Ornamental Sweetpotato Ipomoea batatas 'Blackie'
You probably noticed a few of them in the containers around the Extension Office this year. New varieties trialed this year at Landisville (scroll down to the Ipomoea pictures at the link) include two from the ‘Sweet Caroline’ series developed by North Carolina State University: ‘Bewitched Improved’ and ‘Raven’. Check out the ‘Sweetheart Red’ and ‘Sweet Caroline Red’, ‘…Bronze’, and ‘…Light Green’ trialed by Cornell in Ithaca, NY. There are 14 varieties from the ‘Sweet Caroline’ series alone.
It's not only the color but the leaf shape and plant habit that makes the Sweet Caroline series so popular. And we've gotten more creative with the names -- "Bewitched" and the Sweet Caroline Sweetheart color series have followed the 2002 releases. The border series is next, and there are flowering and several variegated varieties in the pipeline.

The twist to this particular story is that the breeding program went against the conventional wisdom that you don't bring in "wild" varieties.

"They're part of the morning glory family," Yencho said. "And the morning glory is a prolific bloomer. What we've done is selectively breed a wide range of sweet potato varieties and then we selected them in such a way as to produce a great variation in color and shape of the leaf. So, in this project we were more interested in developing pretty foliage, not pretty storage roots, which is what people typically think of when they think of sweet potatoes.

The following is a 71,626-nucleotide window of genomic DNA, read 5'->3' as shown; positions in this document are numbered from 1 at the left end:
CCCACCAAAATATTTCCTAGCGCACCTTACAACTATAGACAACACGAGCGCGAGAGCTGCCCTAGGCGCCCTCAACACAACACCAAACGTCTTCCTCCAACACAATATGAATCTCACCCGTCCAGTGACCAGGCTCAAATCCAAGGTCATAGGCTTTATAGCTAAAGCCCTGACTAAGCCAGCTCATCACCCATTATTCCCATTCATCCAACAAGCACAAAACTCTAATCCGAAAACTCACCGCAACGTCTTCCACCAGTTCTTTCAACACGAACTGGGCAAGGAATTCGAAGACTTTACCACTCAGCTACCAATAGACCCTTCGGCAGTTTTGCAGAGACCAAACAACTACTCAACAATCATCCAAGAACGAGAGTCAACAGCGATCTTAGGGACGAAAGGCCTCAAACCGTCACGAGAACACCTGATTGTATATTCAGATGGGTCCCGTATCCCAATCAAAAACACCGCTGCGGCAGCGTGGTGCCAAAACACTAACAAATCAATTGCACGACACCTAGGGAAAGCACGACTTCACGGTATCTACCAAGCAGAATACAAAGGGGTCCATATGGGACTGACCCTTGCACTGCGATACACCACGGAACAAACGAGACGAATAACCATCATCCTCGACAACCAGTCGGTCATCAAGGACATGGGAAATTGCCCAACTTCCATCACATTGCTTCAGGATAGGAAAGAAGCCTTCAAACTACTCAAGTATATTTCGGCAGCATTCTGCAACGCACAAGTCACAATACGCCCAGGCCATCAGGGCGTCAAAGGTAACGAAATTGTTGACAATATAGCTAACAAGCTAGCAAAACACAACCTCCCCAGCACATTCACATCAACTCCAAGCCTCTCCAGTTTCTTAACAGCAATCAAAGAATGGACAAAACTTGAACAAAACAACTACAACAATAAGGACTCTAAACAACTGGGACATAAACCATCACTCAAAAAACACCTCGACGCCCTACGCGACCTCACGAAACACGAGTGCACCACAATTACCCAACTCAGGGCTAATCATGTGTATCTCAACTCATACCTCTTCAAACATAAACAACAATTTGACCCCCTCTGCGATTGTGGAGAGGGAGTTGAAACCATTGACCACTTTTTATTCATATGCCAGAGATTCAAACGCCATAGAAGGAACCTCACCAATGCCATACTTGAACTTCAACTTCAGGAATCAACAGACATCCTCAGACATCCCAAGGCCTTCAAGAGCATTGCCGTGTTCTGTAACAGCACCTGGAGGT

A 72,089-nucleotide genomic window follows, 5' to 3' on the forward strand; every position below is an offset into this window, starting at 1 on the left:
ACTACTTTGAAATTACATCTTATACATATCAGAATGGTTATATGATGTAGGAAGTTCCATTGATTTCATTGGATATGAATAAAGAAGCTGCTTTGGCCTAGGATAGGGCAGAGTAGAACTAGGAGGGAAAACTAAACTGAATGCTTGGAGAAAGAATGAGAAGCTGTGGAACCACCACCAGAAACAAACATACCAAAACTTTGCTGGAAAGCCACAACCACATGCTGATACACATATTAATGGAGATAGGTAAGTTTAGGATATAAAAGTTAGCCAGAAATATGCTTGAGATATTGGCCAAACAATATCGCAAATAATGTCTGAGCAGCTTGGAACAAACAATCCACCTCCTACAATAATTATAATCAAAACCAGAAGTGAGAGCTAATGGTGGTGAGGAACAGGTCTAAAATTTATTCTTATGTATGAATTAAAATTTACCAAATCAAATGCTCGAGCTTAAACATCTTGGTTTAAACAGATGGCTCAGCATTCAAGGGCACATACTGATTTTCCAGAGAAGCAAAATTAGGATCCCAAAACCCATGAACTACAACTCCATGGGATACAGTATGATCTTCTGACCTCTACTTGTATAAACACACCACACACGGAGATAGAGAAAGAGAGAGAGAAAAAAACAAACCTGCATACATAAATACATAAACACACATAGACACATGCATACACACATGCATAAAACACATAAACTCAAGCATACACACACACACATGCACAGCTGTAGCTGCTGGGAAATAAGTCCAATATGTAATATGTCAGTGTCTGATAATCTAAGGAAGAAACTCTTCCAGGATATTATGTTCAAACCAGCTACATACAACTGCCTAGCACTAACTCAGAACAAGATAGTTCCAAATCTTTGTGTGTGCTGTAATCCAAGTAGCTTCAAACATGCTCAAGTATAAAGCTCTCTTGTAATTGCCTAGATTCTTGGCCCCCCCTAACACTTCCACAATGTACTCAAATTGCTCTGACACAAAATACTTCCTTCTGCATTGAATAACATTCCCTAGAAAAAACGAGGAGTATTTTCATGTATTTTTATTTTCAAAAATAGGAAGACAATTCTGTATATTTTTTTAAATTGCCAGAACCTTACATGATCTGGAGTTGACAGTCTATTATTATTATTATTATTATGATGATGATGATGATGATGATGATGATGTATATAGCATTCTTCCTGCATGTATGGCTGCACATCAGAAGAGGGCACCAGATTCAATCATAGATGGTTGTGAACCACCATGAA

"Typically, what happens is that when you breed plants you don't bring in less adapted varieties, unless you really need them because they tend to cause the whole thing to collapse. Just the opposite has happened with ornamental sweet potato vines. The wild varieties have given us the range and the beauty of the plant that we see in the Sweet Caroline series. And, we've been able to take some of the lessons learned on the ornamental side over to the food-crop varieties."
Compared with the food-crop varieties, the ornamental ones are pretty expensive. Donna paid about $9 or $10 for 25 slips for the Victory Garden this year, while I paid about $2.50 for each one for my containers, about 6 times as much per plant. Still not very much, since I only planted four, but since becoming a Master Gardener, I’ve become more and more curious about the science of Horticulture and propagation methods. Plus I'm cheap (tho' I prefer the word "thrifty").

Ornamental Sweetpotato 'Tricolor'